January 12, 2016
Antivirus and antimalware software have long been the standard protective measure used by network security specialists to detect and thwart attackers. Unfortunately, there are some problems with this method, both from the hacker's standpoint and from the administrator's standpoint. While antivirus software is exceptionally good at detecting and blocking known malware, brand new threats that have not yet been identified by antivirus software developers aren't generally recognized and tend to slip through undetected and unabated.
|Networking administrators are faced with growing numbers of users and devices. They need a way to detect intruders even without the presence of tell-tale malware.|
Legitimate Tools Replace Malware for Gaining Network Access
From the hacker's standpoint, it makes no sense to develop and depend on a tool that has a very short lifespan. Just like the developer of legitimate software, the hacker has to get enough bang for the buck to make their efforts worthwhile. That means that the more sophisticated and serious hackers are abandoning the concept of malware altogether. Hence, antivirus and antimalware software can no longer be depended on to detect and stop those incoming threats.
Instead of the nasty little virus, Trojan, or worm, today's advanced hackers are using legitimate tools that antivirus software thinks is just another benign software application running harmlessly on the network. Just like with malware, hackers are using legitimate tools like remote management applications and scripting engines in order to do the same things they used to use malware to do: get in and steal a user's credentials, crack passwords, dump password hashes, and then utilize remote desktop tools to jump from one system to the next, spreading their thievery and mayhem. Most hackers understand that their attack will eventually be caught and stopped; they simply want to use the tools that will allow them to get by with more mischief for longer periods of time.
Accounts with higher level access should be monitored more stringently than average users, but a baseline for normal behavior should be established across the network.
Protecting the New Malware-Less Attack
How can business IT departments identify and protect against these new "legitimized" attacks? First, they have to cease depending on malware and antivirus protection. Those tools are crutches that can lull network administrators into a false sense of believing that everything is okay, since the antivirus software hasn't signaled warning of an attack.
Instead, security should involve rigorous and intelligent network performance monitoring. This method involves establishing a baseline of what is considered to be normal network activity and then setting alerts to indicate when the norms have been succeeded, which could signify an attack.
The longer you can take to establish baselines, the better your new detection system for legitimized attacks will be. You want to include several weeks or months of monitoring so that you establish a good baseline for normal workdays, nights and weekends, and even what network activity looks like during a holiday. The network performance monitoring solution should look for anomalies like a scurry of invalid password attempts or unusual activity involving highly sensitive and/or rarely accessed files and folders. The higher the user level and the more critical the assets are that the anomaly involves, the lower the threshold for alerting a potential threat should be. In other words, don't let it slip your awareness if an admin-level account shows 3 incorrect password attempts, even if your threshold for an average user account is 5 or 6.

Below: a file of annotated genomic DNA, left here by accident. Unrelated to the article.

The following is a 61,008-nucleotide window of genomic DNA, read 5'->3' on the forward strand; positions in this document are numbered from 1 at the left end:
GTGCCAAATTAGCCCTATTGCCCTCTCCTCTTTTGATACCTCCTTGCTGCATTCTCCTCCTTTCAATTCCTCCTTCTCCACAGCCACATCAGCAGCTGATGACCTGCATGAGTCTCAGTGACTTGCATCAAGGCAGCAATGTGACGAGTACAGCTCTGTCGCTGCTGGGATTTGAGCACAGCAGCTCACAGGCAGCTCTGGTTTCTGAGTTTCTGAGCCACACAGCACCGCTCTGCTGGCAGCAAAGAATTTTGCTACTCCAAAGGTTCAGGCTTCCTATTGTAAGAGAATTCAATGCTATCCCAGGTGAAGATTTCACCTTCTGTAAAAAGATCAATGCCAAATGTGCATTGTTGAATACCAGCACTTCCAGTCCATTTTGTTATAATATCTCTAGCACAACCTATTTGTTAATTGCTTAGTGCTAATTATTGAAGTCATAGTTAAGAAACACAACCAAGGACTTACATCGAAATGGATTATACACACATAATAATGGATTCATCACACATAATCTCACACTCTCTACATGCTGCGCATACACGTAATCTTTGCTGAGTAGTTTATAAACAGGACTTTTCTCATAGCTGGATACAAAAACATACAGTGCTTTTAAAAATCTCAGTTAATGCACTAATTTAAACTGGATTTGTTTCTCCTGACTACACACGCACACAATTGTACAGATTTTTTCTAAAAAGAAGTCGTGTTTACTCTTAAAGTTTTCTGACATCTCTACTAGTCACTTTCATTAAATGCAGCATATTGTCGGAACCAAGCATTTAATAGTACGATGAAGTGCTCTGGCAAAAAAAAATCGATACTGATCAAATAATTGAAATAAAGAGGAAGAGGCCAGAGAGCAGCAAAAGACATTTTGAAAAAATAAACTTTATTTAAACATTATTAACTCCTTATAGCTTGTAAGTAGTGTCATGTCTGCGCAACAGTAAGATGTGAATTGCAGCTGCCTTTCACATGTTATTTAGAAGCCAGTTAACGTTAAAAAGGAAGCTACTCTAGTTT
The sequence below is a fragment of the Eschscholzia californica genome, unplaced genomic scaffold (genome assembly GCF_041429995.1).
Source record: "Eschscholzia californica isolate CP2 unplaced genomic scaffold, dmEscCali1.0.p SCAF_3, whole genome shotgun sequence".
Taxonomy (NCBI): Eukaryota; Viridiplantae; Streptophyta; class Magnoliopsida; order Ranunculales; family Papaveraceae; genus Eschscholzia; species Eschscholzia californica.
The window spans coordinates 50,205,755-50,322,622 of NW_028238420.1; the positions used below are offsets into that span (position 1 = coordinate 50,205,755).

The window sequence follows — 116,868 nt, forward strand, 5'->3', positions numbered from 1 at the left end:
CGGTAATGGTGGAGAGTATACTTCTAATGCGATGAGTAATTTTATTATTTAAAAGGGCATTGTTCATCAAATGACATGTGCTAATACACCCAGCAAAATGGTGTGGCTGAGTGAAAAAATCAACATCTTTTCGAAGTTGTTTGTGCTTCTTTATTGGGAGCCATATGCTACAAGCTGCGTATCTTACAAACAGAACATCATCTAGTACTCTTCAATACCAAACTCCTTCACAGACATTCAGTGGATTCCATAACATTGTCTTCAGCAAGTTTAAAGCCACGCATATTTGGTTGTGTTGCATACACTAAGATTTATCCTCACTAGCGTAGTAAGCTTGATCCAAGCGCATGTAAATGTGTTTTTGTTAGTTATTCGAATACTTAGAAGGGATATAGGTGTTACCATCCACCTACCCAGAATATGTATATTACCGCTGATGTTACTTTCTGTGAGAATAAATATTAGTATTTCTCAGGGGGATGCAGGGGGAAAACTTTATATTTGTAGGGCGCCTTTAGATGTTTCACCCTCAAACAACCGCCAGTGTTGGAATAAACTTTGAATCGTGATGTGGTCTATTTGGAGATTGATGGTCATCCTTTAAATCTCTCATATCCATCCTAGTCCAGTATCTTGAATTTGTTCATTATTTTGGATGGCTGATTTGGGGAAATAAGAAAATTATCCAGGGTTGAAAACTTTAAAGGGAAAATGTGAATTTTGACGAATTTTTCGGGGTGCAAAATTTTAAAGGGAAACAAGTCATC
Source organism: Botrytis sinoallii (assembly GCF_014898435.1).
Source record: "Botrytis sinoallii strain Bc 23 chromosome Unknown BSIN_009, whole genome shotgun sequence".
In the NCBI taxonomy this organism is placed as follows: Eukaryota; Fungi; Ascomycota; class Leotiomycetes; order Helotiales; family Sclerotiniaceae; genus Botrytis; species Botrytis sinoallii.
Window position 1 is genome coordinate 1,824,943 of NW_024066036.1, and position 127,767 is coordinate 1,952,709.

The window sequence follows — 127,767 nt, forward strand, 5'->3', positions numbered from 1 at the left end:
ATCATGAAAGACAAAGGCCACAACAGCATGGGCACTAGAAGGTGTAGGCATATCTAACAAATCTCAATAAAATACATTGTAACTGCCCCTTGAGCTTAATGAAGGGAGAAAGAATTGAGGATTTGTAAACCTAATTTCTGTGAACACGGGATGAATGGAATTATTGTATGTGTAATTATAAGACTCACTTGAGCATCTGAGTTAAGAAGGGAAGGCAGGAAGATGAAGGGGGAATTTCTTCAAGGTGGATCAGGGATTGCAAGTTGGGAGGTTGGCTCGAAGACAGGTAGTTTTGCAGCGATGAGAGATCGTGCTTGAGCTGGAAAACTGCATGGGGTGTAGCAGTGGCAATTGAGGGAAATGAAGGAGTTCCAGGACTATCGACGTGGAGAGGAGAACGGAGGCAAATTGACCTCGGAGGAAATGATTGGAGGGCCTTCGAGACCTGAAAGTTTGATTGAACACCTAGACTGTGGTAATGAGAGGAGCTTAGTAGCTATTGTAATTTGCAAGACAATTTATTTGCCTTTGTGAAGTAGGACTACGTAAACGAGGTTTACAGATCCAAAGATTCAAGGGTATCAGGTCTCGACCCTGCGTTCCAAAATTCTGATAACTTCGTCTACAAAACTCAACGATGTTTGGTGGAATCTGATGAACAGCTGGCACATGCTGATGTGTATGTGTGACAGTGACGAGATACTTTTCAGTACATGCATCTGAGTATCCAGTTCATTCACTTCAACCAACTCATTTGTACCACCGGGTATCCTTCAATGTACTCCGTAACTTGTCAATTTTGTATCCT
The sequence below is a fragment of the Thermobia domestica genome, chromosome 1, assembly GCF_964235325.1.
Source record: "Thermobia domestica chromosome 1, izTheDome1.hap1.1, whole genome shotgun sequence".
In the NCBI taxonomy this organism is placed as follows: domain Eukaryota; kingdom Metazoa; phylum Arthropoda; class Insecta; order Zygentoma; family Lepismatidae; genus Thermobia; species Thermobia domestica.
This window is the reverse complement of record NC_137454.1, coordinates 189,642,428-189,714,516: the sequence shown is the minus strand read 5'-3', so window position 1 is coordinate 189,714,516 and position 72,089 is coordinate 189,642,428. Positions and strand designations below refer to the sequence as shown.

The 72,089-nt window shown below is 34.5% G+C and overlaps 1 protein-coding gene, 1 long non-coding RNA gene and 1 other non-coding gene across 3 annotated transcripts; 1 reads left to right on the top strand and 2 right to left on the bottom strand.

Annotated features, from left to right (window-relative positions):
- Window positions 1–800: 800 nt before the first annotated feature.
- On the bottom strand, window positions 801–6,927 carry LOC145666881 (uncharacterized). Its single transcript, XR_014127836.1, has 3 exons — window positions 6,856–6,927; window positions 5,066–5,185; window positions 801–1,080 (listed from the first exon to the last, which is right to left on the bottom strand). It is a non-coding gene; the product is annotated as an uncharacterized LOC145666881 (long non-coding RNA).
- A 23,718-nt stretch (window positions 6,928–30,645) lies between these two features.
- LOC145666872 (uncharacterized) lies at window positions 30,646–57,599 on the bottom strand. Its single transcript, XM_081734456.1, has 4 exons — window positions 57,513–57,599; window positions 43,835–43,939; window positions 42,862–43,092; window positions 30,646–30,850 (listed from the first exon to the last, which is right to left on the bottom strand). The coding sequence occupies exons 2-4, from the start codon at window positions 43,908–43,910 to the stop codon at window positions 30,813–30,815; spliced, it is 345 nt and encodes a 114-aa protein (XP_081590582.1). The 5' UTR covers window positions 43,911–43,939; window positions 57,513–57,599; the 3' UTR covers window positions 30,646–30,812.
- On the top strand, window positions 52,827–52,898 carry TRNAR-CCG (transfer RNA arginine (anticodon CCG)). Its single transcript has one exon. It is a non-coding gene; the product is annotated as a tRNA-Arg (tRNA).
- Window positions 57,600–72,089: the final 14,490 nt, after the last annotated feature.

|If you don't have any users who should be accessing data from the other side of the world at 4 a.m., even one attempt at access under these circumstances should throw up a red flag.|
What Makes a Good Network Monitoring Solution to Protect Against Hackers?
Here are the factors that should figure into setting baselines and thresholds for alerting IT about anomalies:
- Where the attempted access originates. A lower threshold should be established for high-risk areas. If you have no interests in high-risk regions, a threshold of one is recommended.
- How many times the anomaly occurs. Does it look like a frustrated user or something more sinister?
- The timing of the anomaly. If it occurs in the middle of the night when few if any users should be attempting to access the network, that's more suspicious than a more severe breach of threshold activity during the middle of the day.
- The duration of the anomaly. Do the attempts at access exceed what you'd expect to see from a user who simply forgot their password?
- The source of the anomaly. Is this a high-level user with access to top-secret stuff? Is it an advanced user that shouldn't be the type to forget or mis-enter their password multiple times?
- The pattern of the anomaly. A user will generally go directly for whatever they came to do. An attacker will move systematically through the network in ways that a normal user would have no cause to.
Clearly, the landscape of network security is shifting, and your CIO and tech teams need to be prepared. For more great ideas see CIO Brief to learn about network performance, security, trends, technologies, and more.